Friday, February 12, 2010

Salmon, Potato and Bean Salad With Horseradish Pesto

I'm hot. Very hot. Smoking hot. But before you get the wrong idea about me completely, let me reassure you that it's not just me. The kids are hot. The dog is hot. The house is hot. Even the cold water is hot. I'm not joking. Weather wise, February is my least favourite month in Sydney. because it is so stinking hot and humid that to walk anywhere feels like a swim. Picture a city that is completely sweat-soaked, and breathing hard, and you have a good idea of what I see around me.

Poet Les Murray describes this much better than I ever could in "A Retrospect of Humidity":
"the Lycra-bulging surf drips from non-swimmers
miles from shore, and somehow includes soil.
Skins, touching, soak each other. Skin touching
any surface wets that and itself
in a kind of mutual digestion.
Throbbing heads grow lianas of nonsense."
So that's what my head has been full of: lianas of nonsense. Unrelenting rain last week only made matters worse, as the evaporating puddles on the ground have added to the dampness in the air. I know in a couple of weeks, temperatures will subside, the humidity will lift and we will all feel better, but for now, we are all flattened by a steamer.

No surprises then that I am currently drawn to salads. Salads for dinner have been a welcome development in the last few months, made possible because my children have finally moved beyond the "er yuk it's green" stage. (If you listen carefully, you can hear wild cheering from me). I used to find myself picking the finely chopped parsley off pasta in a restaurant because the kids thought green was so contaminating that nothing could be eaten with even a green fleck in it. I slowly eased them into iceberg lettuce ("hey kids, it's just crunchy water"), and from there gradually started expanding the variety of leaves. They don't love it, but they will eat it. The stronger bitter leaves are still a bridge too far, but one they will eat is baby spinach. In case you were wondering, when I first gave them spinach, I didn't tell them it was spinach. I was worried that the word "spinach" would sound kid alarm bells, in a way that the taste would not. I just said it was a "new leaf" for them to try. Worked for me, anyway.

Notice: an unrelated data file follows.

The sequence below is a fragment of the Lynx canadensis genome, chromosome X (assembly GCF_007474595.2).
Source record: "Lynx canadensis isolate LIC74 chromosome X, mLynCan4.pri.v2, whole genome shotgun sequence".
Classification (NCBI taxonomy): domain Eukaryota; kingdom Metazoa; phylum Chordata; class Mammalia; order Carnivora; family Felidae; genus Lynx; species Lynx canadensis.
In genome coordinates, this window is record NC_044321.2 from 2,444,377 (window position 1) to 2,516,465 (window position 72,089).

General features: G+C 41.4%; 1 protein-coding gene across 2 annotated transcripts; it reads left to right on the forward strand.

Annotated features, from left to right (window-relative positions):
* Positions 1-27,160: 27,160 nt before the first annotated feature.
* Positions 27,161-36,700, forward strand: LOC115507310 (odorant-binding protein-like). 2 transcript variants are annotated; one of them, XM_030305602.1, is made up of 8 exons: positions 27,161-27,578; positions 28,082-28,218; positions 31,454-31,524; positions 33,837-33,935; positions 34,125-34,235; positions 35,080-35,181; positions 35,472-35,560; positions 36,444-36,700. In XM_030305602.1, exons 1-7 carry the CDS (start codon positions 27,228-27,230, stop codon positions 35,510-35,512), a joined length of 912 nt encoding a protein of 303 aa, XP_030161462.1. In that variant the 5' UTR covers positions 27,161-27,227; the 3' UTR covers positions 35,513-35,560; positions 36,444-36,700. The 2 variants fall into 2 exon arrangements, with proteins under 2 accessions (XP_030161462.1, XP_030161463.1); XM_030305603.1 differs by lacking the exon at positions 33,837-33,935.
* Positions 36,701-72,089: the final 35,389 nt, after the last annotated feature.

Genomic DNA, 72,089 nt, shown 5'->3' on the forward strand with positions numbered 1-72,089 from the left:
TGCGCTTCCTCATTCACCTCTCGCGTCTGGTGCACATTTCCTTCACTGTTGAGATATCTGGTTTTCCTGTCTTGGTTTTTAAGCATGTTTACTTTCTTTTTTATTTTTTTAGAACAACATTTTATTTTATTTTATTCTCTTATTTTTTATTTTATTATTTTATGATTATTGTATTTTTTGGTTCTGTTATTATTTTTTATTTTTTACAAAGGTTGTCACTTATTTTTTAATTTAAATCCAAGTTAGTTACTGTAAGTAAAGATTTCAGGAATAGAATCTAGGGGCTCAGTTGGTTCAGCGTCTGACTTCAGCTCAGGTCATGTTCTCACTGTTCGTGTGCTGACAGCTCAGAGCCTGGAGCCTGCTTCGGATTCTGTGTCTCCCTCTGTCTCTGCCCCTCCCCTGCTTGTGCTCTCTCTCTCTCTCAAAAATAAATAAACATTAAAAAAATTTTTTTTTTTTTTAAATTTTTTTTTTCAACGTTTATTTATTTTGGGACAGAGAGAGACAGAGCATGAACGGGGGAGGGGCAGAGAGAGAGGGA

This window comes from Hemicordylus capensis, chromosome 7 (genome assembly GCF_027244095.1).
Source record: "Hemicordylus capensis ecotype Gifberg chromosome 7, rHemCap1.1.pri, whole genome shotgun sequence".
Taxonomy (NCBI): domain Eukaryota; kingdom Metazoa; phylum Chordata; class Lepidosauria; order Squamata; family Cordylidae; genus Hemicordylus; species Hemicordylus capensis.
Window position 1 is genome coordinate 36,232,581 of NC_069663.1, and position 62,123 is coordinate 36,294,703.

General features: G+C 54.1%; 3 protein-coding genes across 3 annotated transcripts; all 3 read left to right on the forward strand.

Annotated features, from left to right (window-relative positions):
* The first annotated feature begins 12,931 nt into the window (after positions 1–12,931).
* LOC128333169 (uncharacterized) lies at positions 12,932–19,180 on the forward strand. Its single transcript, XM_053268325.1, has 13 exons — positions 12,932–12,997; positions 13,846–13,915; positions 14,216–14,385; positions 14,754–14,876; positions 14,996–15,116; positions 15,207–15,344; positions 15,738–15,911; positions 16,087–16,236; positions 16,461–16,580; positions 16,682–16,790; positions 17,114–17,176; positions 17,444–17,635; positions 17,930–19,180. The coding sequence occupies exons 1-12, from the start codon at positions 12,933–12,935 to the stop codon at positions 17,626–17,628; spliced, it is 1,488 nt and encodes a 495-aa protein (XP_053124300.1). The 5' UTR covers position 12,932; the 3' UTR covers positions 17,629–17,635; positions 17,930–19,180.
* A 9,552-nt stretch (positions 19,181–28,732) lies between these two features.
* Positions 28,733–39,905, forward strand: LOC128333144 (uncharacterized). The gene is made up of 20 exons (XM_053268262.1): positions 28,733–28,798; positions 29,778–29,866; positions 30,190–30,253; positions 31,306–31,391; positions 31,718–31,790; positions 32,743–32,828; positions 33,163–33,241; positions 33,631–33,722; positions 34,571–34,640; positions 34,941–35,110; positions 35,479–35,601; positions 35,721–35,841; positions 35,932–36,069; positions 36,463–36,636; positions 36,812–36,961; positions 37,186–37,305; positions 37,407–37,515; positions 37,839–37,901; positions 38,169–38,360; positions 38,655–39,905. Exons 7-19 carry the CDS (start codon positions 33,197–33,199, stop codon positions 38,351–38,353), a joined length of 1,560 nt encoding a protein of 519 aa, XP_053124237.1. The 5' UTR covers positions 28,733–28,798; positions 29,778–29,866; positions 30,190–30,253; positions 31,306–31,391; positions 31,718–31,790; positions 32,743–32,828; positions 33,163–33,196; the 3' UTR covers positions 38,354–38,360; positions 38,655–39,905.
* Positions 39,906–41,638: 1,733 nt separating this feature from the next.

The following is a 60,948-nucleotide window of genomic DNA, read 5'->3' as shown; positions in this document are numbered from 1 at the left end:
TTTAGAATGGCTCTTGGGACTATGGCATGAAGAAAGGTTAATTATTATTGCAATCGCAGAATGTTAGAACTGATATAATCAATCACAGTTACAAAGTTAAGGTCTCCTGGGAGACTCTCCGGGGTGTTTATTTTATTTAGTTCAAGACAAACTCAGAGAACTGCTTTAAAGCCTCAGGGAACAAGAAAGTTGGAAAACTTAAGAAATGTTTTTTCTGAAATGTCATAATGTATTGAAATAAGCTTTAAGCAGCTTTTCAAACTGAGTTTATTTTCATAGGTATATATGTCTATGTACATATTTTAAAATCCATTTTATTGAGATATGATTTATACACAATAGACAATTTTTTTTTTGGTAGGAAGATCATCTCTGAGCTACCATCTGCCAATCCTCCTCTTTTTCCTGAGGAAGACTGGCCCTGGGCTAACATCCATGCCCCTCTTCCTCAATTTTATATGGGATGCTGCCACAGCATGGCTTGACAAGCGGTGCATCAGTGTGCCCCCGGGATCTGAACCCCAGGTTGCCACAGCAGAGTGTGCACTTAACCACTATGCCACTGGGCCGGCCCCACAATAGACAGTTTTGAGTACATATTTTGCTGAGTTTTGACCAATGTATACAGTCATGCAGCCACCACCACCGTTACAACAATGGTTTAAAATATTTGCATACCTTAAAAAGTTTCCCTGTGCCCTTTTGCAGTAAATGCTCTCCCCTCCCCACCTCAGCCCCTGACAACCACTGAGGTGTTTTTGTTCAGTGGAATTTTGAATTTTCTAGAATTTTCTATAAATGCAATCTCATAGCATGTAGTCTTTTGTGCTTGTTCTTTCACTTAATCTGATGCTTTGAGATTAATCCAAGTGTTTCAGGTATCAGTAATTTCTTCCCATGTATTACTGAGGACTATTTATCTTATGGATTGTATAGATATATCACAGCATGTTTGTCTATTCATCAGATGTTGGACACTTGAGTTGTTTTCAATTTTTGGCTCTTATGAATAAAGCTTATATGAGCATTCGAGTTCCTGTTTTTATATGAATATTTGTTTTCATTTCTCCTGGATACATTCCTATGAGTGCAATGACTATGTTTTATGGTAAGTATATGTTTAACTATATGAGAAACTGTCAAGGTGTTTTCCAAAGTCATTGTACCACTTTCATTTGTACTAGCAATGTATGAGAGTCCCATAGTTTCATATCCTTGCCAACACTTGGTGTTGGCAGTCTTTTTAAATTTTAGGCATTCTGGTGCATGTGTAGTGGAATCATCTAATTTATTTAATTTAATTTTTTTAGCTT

This salad caught my eye in the latest Donna Hay Feb / Mar 2010. It is quick and easy, and with the potatoes, it really is sufficiently filling for dinner. Smoked salmon fillets are available in the supermarket, so your only cooking is the potatoes and beans. The rest can be thrown together. Even the pesto - just use store bought and stir in some horseradish, if making your own seems like torture in this heat. Incidentally, Donna's horseradish pesto was tasty, although I upped the amount of horseradish to give it a bit of extra zing. You won't be surprised to hear that the kids wanted to have theirs without the pesto. No complaints from me: you've gotta walk before you can run.

If you are cooking anything from Donna Hay Feb / Mar 2010 this month, email me or Melinda from Melbourne Larder. We'd love to have you join us on our We Made It challenge.

Salmon and Potato Salad with Horseradish Pesto
adapted from Donna Hay Magazine Feb/Mar 10
serves 4

750g baby potatoes
300g green beans, trimmed
2 x 200g hot smoked salmon fillets
60g baby spinach leaves
Horseradish pesto, recipe below

Boil potatoes until tender (12-15 mins). Remove from water and cool slightly. Boil beans for two mins until tender (you can use the potato water). Drain and cool slightly. Slice potatoes and place in a serving bowl with salmon, beans and spinach leaves. Drizzle with pesto, and some extra olive oil, if you would like to use it. Serve.

Horseradish pesto: (you can use store bought and stir in some horseradish)
2 1/2 cups basil leaves
2 -3 tbls bottled horseradish, depending on taste (not horseradish cream)
2 tbl pine nuts
2 tbl finely grated parmesan
1/4 cup olive oil

To make the pesto, put all ingredients, plus salt and pepper in he bowl of a small food processor and process until smooth.

1 comment:

Debinhawaii said...

Looks like a typical Donna Hay recipe, simple and delicious! ;-)